Two Uncommon Ingredients in a Pot of Curry Stew
My sister and I once had a dream that we would work together in our own restaurant in Phuket. But as it turns out, she has her restaurant and I am a culinary instructor here in Seattle. But we do share with each other what we have learned over the years. During my last trip home I learned about an herb in the mint family called Bai Lah. It is an herb used in Thai cuisine. I took a picture of my sister’s Lah plant. I believe that Lah is a Thai word that is short for perilla.
Green Perilla—also called Green Shiso or Beefstalk—is a member of the mint family Lamiaceae, but it doesn’t taste like mint. The Purple Perilla is more common in the markets, but it belongs to a different species in the botanical world. Purple Perilla is also known as Japanese basil or purple mint. It has a very refreshing taste. To me it tastes like lemon verbena, cinnamon and grass.
In Seattle, I was familiar with the plant Green Perilla because I am a Vietnamese food fanatic and I have a passion for herbs. I even made Jerry Traunfeld’s Green Apple & Green Shiso Sorbet once. But seeing Lah in Thai cuisine is a new experience for me.
The second unusual ingredient in my stew is stingray. In Thailand, stingray is hard to come by so my mom would be sure to bring some home whenever it appeared in the market. In Phuket, stingray is available in the market already barbecued and ready to be eaten. The venders would grill it in pieces about 2 to 3 inch wide and the length of half of the wing.
We eat stingray with spicy chili and lime dipping sauce and steamed jasmine rice. It is simply delicious. Another delicious way to eat stingray is to cook the flesh from a barbecued stingray in a curry with a flavorful leaf such as wild pepper leaf (please see Pranee’s Blog entree on wild pepper leaf). Stingray is eaten in Southeast Asia in Malaysia, Singapore and Southern Thailand. We eat the wings or flaps and the flesh, but not the bone and skin. Because they have such a strong flavor and aroma, the first thing we do with fish like stingray, tuna and catfish is to barbecue them with salt to temper the strong fishy flavors and aromas.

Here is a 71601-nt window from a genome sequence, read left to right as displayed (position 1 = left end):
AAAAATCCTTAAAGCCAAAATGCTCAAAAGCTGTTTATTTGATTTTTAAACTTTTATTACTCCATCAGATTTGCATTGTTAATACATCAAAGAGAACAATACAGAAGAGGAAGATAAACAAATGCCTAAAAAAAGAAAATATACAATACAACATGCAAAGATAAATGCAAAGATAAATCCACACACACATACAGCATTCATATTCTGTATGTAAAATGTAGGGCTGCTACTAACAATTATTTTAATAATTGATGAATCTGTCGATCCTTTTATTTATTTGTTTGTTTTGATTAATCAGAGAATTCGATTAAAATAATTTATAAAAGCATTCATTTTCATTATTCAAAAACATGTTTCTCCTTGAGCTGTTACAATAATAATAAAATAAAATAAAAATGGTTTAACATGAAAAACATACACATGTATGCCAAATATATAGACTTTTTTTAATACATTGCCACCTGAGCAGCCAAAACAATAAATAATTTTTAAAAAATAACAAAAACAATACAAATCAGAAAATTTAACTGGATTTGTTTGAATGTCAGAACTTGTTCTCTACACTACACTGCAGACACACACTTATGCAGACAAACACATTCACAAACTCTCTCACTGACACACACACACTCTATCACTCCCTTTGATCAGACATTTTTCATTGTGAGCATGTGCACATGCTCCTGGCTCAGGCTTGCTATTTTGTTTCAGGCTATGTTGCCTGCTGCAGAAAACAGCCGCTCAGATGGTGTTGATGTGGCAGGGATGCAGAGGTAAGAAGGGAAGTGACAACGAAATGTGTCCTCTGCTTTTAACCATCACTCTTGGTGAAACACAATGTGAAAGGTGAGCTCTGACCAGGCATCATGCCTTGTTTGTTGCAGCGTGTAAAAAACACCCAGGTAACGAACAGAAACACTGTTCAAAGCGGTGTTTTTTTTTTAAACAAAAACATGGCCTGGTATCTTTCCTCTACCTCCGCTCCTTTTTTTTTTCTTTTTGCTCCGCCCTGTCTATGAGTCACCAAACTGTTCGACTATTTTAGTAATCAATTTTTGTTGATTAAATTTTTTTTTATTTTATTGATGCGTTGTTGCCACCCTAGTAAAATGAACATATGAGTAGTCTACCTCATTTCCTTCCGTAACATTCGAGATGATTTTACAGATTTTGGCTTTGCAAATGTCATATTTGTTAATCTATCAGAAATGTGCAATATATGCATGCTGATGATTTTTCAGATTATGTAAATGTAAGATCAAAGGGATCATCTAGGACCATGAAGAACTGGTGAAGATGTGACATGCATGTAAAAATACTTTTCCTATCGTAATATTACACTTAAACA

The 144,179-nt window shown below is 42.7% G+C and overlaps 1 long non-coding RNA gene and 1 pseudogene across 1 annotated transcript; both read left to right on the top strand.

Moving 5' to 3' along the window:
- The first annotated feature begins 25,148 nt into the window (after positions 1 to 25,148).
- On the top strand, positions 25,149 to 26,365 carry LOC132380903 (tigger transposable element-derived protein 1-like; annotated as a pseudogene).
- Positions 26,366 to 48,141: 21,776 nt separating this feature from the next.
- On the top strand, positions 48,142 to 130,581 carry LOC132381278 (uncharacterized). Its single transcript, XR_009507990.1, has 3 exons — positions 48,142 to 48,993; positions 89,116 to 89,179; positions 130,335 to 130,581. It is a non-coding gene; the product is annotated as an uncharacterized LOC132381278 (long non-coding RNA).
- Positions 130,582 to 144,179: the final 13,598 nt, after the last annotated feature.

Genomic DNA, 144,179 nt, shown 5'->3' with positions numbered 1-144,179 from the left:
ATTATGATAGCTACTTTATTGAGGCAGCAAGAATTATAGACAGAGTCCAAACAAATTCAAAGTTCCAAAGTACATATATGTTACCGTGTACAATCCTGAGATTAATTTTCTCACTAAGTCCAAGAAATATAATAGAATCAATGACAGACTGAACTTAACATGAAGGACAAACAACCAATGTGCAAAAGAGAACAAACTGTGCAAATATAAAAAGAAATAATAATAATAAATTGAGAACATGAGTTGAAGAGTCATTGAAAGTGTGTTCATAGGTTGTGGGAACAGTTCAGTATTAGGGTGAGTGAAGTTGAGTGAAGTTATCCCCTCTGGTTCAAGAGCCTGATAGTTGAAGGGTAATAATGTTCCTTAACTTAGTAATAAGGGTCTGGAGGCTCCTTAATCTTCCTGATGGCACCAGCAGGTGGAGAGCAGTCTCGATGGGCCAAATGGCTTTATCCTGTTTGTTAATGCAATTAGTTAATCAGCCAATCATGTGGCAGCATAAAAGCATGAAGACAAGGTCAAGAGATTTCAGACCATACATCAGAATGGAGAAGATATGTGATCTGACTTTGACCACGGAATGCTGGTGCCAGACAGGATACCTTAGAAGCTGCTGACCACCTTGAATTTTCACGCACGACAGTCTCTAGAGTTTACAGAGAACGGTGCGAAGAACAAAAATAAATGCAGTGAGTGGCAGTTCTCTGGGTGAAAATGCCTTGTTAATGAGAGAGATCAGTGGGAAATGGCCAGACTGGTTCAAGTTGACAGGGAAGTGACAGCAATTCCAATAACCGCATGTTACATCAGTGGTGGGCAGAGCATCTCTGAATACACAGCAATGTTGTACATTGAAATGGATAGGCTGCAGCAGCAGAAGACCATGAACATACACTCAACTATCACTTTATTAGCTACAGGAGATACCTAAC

One day I decided to cook stingray and Green Perilla leaves together in a curry. It turned out to be a splendid idea. The perilla leaves left behind a unique flavor and aroma of lemon, cinnamon and cloves in my new creation of fish curry stew ~ Pla Kraban Kub Bai Lah ~ Stingray Curry Stew with Green Perilla.
Through I haven’t had stingray curry for over 20 years, seeing a frozen stingray at Mekong Rainier Asian Market inspired me to cook it for the blog and for myself to revisit the flavor. I bought small portions of the stingray flap at the Asian market, then took them home and baked them instead of grilling or barbecuing them. It needed to be cooked first before I did anything else because we never handle fresh stingray.
This recipe is not hot like most curries. This allows you to enjoy the flavor of the fish more than in a hot curry sauce. But if you wish it to be hot like any curry, follow the steps below, but double the amounts of curry paste and coconut milk.
This recipe is for anyone who might find stingray in the market and be interested in learning how to cook it. It was fun to make this recipe with stingray, but on a regular basis I am more likely to make this recipe using halibut cheeks or grilled catfish.
Stingray Curry Stew with Green Perilla
Gaeng Pla Kra Baen Bai Lah
Serves 41 ½ pounds stingray, prepared as describe below (or halibut or grilled tuna) 2 tablespoons canola oil 1 ½ tablespoon red curry paste 6 tablespoons coconut milk, divided 1 cup water 1 cup green perilla leaves, stems removed 1 teaspoon fish sauce
Pre-heat oven to 350F.
Place parchment paper on the bottom of a baking sheet and place the stingray on top. Bake stingray for 30 minutes, or until the meat pulls away from the bone as shown in the photo below. Using a fork, remove the cooked fish from the bone and the skin; it should come off easily. Discard the bone and skin.
Heat a heavy bottom pot and stir in canola oil; pan-fry curry paste in the oil until fragrant. Add coconut milk and let it cook on medium-high heat until oil is separated and the curry is fragrant. Stir in coconut milk and water and bring to a boil. Stir in the previously prepared stingray and boil for 3 minutes. Add green perilla. Let it boil for 1 more minute to allow the flavor of perilla into the soup, but not so long that the fresh herb flavor disappears. Serve with steamed jasmine rice.© 2011 Pranee Khruasanit Halvorsen I Love Thai cooking Pranee teaches Thai Cooking classes in the Seattle area. Her website is: I Love Thai cooking.com .
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